By following the same rules on maintaining latency under any load, the modeling team was able to monitor high-level timing and rates as they modified algorithms to fine-tune the system. The team was able to monitor the scheduler and crossbar closely, along with memory bottlenecks, queue depths, and flow control; they could explore how various combinations of algorithms affected established rates of traffic flow. Special attention was paid to possible high-level timing idiosyncrasies as the various combinations were tried.
The modeling team also monitored the utilization of each of the ports within the crossbar by sampling the number of bytes through the port at any given time and then comparing that sample to the maximum number of bytes that could possibly go through that port. Over a period of time, the statistical data gathered yielded a picture of the utilization of each of the ports under different loads.
For instance, such a picture might show that, 50 percent of the time, a port was 70 percent utilized; 15 percent of the time, it was 80 percent utilized; 20 percent of the time, it was 90 percent utilized; 15 percent of the time, it was 100 percent utilized; and so on. This became a very good indicator of the influence of all of the combined algorithms from all of the different components, and it ensured the crossbar could handle the amount of traffic transmitted into it. Similar sampling also occurred at other components' output ports.
Next, the modeling team turned to designing an effective flow control mechanism, one which allowed the absorption of traffic burst within the system. As flow control was invoked, measurements were taken in queue depths that allowed the team to calculate the worst-case scenario for the design, that is, the point of catastrophic failure. By finding the limitations, correct "back pressure" could be designed into the system and applied to the source of the traffic, thus minimizing the effects of high traffic bursts.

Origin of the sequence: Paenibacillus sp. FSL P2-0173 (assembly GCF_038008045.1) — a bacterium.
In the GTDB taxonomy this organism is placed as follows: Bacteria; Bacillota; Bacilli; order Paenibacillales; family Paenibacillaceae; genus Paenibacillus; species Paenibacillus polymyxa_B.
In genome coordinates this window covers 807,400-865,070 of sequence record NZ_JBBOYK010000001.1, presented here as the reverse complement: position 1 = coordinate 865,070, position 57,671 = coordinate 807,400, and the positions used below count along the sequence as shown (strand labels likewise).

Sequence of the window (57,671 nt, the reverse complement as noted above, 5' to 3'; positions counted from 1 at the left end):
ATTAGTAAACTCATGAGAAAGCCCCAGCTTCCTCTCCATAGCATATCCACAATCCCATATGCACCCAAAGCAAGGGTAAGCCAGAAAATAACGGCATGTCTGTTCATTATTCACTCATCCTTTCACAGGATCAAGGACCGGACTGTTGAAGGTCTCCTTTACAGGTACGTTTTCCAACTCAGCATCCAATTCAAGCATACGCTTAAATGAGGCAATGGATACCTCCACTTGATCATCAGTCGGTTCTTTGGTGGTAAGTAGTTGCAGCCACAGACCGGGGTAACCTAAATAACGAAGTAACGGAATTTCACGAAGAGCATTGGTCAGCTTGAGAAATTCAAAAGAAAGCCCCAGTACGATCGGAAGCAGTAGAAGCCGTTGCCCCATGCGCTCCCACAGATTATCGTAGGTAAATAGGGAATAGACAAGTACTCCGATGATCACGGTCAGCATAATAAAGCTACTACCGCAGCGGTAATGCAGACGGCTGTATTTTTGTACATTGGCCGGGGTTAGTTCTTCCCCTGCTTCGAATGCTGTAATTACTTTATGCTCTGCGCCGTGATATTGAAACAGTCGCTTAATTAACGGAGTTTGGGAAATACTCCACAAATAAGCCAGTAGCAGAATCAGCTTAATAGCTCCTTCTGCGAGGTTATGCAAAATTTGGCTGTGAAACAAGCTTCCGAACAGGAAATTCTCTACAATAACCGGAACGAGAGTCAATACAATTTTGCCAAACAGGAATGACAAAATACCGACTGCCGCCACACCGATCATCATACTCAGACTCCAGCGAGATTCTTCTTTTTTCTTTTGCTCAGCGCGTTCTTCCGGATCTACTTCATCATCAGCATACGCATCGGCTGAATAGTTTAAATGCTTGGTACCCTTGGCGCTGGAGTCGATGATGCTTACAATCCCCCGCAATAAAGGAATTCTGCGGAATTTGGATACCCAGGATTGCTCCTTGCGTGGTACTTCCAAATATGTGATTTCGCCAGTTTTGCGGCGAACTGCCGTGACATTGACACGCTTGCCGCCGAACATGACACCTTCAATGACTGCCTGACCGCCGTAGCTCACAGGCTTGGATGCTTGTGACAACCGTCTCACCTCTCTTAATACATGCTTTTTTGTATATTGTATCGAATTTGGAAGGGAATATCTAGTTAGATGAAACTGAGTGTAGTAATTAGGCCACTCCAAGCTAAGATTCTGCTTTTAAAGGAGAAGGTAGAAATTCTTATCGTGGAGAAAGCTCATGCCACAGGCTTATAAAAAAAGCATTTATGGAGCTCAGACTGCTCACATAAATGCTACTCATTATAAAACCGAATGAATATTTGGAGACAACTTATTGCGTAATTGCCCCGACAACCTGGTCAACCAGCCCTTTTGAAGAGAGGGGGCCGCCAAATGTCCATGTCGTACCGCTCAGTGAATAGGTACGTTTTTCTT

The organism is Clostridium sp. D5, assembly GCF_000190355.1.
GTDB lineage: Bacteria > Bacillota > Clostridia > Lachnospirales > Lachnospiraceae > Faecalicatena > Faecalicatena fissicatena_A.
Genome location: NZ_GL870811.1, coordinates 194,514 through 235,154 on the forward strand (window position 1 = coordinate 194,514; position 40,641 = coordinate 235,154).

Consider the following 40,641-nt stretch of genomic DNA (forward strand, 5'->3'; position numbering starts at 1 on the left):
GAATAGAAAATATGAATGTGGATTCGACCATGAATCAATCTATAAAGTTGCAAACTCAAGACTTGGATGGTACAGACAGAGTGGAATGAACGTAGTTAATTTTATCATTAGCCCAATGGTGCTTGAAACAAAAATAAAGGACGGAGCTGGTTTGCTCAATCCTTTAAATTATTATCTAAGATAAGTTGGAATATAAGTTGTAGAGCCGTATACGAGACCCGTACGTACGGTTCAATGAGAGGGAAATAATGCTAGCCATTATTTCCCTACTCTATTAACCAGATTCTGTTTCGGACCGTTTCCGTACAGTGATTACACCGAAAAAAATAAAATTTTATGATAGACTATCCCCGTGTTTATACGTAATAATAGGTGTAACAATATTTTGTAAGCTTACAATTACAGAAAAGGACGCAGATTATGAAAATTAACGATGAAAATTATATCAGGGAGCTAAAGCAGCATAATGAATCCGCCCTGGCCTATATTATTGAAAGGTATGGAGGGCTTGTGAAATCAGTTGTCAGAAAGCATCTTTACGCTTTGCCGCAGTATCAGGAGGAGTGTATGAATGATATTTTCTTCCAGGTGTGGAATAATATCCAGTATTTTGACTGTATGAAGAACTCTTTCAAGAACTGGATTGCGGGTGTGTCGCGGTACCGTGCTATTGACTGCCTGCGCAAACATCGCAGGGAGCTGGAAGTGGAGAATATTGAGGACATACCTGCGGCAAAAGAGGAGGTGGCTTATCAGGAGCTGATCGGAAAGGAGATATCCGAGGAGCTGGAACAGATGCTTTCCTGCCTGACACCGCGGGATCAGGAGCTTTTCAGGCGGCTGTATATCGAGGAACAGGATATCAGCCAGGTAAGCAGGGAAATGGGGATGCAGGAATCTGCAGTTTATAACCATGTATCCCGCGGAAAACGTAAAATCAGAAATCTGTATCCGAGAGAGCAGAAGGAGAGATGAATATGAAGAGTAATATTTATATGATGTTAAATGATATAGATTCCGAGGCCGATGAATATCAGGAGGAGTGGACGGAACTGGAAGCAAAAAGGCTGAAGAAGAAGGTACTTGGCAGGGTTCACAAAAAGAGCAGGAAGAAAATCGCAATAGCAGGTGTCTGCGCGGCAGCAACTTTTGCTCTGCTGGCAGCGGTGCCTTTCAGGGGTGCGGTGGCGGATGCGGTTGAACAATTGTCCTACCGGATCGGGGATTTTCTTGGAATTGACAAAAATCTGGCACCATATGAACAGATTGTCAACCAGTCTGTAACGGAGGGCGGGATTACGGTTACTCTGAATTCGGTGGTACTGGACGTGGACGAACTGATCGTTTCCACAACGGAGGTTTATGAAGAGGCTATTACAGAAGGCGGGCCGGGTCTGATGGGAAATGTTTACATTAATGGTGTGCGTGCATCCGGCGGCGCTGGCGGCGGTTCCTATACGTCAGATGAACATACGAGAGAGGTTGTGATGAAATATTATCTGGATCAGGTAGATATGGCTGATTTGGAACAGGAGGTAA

Then, the team turned its attention to the scheduler algorithms, looking for a design that would assure the necessary bandwidth under different traffic load types. Although the specific IP of the scheduler is proprietary, we can say the tool allowed us to evaluate the communication necessary between the ingress and egress segments. We were also able to sample data at the scheduler tables to be sure that cells were scheduled out in the correct slot times.
We demanded a number of capabilities from the testbench within System Architect, including the ability to configure the architectural model, generate frames internally or read frames from an external source, and control the architectural model using the state/statistics maintained by the model. Also, the testbench had to output and verify the state/statistics and graphically display results in such a manner as to form conclusions of the model's performance. We used Visual Elite and System Architect to fulfill the testbench requirements as follows:
First, we generated an input file that we could read upon initialization so we could configure the model to act in a certain manner once stimulated with frame traffic. Among configuration inputs we found necessary were a debug mask, that is, flags allowing additional output for debug; the clock period, used in the NOW clock for scheduling slot time; throughput numbers for differing components; min/max variables such as frame size; and the generation time, or time to transmit frames.
We also needed the sink time, the time to allow purging of frames through the system; the queue type for buffering components (simple, priority, and so on); the distribution seed, used to instantiate distributions; and trace -- attributes that allow or disallow specific logging of built in tool functions. Those are only a few of the configuration parameters we used. Note that any parameter requiring programming can be read in from a parameter file.